I think by “Proportional” we mean a linear interpolation, the number of seats allocated to various populations should scale linearly with those populations.

I was writing this up in code and ran into some subtleties and wanted to share.

First, the US House apportionment algorithm *is not proportional*! It allocates one seat to every population (state) and then approaches linear after that. Of course Wyoming never quite comes back in line.

Second, integer linear interpolation on many dimensions simultaneously can be subtle. I modified Bresenham’s integer linear interpolation algorithm (common in computer graphics) but tried two different ways of applying it in parallel to many lines at once and made a minor bug on my first try, so I want to share what I learned. My first attempt was to cycle through all the groups in descending population order to see if they needed a next apportionment seat; and just repeat this until all the seats were apportioned out. My *better* algorithm does a pass through all the groups, then re-sorts them based on how far behind the line they are and how much they need a next seat. Repeating these two steps works better: passing through all the groups - maybe allocating, then re-sorting all the groups based on updates.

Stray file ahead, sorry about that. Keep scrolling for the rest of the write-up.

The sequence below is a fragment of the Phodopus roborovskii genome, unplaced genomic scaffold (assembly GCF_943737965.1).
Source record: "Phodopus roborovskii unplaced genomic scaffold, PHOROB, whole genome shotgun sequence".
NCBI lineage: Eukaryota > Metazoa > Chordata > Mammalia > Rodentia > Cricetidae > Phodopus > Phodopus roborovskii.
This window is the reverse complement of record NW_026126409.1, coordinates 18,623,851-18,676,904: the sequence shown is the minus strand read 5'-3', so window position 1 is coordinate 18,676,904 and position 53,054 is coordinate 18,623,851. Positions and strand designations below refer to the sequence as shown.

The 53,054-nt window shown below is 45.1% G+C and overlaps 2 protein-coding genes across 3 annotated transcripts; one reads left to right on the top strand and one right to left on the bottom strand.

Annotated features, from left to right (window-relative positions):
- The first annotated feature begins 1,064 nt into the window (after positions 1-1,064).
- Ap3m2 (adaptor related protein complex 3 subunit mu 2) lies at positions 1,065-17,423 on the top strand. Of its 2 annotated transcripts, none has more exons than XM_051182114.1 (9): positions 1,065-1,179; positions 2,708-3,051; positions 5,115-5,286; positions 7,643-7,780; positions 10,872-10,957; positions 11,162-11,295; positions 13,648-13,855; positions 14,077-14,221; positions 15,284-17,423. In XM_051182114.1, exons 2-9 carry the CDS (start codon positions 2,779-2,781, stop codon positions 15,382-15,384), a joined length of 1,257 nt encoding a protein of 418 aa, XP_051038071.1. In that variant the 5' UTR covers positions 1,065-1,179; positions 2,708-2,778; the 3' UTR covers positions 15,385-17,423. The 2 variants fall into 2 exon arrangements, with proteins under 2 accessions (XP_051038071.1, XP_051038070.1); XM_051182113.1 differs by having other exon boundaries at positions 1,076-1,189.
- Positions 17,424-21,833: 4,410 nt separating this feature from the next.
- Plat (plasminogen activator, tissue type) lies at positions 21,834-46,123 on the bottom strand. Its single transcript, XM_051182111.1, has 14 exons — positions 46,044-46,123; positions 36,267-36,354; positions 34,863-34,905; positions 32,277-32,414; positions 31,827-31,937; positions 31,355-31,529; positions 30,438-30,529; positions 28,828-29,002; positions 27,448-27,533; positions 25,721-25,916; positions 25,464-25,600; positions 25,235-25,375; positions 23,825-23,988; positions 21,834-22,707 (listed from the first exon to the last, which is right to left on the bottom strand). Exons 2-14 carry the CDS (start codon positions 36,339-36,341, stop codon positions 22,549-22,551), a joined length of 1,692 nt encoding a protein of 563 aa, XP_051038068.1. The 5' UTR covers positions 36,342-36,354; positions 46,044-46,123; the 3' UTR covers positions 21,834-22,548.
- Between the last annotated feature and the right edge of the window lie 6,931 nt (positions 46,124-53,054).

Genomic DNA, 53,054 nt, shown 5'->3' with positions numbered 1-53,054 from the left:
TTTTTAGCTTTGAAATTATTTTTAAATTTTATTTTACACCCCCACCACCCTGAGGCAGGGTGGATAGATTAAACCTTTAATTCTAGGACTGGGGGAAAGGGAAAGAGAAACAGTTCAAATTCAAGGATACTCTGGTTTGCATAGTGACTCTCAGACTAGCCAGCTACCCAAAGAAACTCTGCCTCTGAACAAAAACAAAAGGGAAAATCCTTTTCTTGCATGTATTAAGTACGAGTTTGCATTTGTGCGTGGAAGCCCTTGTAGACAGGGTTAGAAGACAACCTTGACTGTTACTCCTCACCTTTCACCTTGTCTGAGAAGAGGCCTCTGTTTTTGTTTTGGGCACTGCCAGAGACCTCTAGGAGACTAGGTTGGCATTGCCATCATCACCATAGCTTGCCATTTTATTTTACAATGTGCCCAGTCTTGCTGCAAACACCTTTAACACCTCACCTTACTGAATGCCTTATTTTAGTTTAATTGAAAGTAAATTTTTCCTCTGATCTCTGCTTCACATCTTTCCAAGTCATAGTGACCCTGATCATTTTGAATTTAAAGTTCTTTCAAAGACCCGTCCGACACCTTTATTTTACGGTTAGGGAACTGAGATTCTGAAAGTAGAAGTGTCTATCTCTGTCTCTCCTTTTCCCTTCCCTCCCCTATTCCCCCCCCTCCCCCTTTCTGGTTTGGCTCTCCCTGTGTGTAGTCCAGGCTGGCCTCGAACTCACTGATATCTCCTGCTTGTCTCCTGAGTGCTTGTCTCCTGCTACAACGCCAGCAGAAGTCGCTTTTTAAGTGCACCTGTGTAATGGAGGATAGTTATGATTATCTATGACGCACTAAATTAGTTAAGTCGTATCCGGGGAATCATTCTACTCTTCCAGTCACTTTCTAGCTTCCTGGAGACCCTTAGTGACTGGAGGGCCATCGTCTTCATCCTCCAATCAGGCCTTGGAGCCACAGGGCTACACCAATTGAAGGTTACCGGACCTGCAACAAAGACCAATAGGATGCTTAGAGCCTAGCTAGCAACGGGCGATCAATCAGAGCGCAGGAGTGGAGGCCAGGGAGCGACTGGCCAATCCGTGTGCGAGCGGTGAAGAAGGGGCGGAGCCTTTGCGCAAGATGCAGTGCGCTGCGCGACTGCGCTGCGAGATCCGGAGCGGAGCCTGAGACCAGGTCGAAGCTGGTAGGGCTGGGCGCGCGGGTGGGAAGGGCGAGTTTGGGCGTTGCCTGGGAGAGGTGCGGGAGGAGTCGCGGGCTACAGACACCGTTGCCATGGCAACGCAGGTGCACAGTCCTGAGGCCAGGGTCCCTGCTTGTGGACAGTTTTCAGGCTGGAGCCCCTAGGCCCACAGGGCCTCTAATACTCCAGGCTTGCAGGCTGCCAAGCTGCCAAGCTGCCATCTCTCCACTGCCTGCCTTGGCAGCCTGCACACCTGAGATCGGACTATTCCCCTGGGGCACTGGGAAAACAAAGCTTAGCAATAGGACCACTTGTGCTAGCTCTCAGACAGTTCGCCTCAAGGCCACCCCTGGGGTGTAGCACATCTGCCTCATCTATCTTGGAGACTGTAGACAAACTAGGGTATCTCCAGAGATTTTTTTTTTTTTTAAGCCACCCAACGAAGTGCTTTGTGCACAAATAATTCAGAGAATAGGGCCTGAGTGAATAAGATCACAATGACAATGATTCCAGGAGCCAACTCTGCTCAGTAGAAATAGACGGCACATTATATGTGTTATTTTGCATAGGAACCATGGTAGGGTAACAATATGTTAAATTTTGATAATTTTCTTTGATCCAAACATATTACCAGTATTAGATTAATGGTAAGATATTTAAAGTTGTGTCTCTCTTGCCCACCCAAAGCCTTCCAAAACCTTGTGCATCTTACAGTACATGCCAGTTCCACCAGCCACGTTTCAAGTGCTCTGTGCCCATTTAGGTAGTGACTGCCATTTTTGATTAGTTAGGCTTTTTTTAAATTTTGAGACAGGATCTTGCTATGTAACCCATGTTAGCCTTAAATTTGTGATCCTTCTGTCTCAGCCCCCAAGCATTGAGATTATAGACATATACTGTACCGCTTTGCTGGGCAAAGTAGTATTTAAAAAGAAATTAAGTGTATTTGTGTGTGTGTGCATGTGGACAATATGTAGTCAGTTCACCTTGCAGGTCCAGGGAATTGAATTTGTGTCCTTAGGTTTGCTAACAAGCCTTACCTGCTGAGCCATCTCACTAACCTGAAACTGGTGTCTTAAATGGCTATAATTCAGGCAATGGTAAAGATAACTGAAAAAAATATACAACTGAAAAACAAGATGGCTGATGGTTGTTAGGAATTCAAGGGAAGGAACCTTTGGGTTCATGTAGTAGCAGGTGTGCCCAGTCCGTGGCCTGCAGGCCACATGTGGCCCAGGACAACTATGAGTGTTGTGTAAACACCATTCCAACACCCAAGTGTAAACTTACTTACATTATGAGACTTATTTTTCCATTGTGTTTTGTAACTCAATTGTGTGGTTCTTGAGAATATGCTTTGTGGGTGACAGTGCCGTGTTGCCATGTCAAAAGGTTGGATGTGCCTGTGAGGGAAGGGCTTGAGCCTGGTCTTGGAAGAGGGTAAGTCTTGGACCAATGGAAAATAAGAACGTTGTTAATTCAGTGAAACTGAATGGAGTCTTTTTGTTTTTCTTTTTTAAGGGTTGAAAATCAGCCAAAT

```
target p/s 0.009
pops 15 44 368 573
house 1 1 3 4
house p/s 0.0666667 0.0227273 0.00815217 0.0069808
nb 1 0 1 3 5
nb 1 p/s 0 0.0227273 0.00815217 0.008726
nb 2 0 0 3 6
nb 2 p/s 0 0 0.00815217 0.0104712
```

Above you can see the House algorithm, my algorithm versions 1 and 2. “p/s” is population/seat. “target p/s” is just the total population divided by the total number of seats. The House algorithm has some large over-representations of tiny groups and resulting under-representation of other groups. My final algorithm avoids this.

code here: